425 METALLURGY OF CAST IKON. j
tween 15 and 30 minutes after the pouring that the !
restrained bar held about even pace with the free bar. |
From this point on, the restrained bar keeps gaining j
on the free bar, until the end, when the free bar ^
stands about one and one-half degrees ahead of the f
restrained or weighted bar's pointer, thus showing we can restrict contraction by power and that the period \
of the greatest stretching of cast iron, cooling from a solidified state to the temper coldness of the atmos- ;
phere, wherever there is any restraint upon its contraction, is that ranging from 1,600 degrees F. to ; i,200 degrees F., or in color from a light to a dark cherry.
One reason for describing the above tests in the manner detailed is owing to the fact of a low silicon mixture being used with but two 5o-pound weights suspended to retard the contraction. Many other experiments were made, as will be shown further on.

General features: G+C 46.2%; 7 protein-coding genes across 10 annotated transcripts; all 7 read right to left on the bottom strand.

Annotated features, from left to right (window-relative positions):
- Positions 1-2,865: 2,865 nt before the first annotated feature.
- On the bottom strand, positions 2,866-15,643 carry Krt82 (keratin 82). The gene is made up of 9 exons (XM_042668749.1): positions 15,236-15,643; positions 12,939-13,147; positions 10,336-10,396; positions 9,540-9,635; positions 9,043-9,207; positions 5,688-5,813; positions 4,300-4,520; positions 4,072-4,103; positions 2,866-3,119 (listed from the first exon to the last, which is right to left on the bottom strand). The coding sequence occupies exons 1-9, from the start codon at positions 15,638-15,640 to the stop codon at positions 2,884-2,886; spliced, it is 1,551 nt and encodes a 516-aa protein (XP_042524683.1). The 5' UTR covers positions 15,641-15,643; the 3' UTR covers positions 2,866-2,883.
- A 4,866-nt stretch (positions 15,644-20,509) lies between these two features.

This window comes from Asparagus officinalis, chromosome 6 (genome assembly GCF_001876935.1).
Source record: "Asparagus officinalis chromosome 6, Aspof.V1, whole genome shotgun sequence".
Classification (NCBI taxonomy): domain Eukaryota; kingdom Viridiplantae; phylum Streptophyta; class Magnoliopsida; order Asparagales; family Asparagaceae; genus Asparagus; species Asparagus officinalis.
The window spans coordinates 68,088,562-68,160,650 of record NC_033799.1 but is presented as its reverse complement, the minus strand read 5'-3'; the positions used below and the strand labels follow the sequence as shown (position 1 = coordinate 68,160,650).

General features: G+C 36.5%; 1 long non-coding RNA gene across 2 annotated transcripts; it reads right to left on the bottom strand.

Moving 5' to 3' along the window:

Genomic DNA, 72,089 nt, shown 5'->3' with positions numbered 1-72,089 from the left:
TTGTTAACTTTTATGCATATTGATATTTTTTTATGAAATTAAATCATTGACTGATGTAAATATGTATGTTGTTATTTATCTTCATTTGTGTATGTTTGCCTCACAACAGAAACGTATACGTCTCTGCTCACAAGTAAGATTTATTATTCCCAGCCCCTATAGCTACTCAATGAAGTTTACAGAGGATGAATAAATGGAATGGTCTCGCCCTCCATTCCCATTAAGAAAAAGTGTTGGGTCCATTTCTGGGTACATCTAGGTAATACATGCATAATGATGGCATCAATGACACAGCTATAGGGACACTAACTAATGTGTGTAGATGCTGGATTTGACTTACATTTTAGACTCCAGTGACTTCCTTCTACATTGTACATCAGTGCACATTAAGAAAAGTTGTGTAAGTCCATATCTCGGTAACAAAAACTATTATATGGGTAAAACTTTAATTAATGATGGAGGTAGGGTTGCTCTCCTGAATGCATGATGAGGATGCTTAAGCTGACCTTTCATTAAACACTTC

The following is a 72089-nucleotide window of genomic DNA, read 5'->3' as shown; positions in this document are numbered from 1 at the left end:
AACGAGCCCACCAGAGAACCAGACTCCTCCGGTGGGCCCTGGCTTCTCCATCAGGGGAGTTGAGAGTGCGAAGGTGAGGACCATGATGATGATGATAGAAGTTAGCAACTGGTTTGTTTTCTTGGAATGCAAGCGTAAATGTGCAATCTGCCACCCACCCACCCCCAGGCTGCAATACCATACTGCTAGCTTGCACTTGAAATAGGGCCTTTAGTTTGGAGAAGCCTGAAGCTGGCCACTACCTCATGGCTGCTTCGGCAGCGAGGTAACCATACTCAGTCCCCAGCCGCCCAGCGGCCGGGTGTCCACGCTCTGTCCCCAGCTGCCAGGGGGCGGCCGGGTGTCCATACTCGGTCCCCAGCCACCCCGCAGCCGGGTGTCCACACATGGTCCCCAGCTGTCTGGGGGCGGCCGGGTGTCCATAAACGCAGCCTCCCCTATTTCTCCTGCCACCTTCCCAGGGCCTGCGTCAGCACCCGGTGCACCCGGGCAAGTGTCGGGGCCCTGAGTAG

In closely watching the movements of the pointers of the restrained and free bars as they contract, a wavering, quick, forward (and often backward) mo-tion, sometimes as far as one-half degree, will be plainly noticed in the restrained bar, while the free bar has a constant steady forward movement. The quick, wavering motion is occasioned by the resistance to free contraction, which the weights offer to the bar, and occurs when the contraction occasionally has sufficient power to overcome. the influence of the weights to stretch out the cooling iron. The fact that cast iron can be stretched is also often exemplified in heavy foundry work in the cooling of castings, examples of which in every-day practice the writer will cite further on.cibly illustrates the great reason why the founder has to fear sulphur in fuel, high-sulphur iron, and to j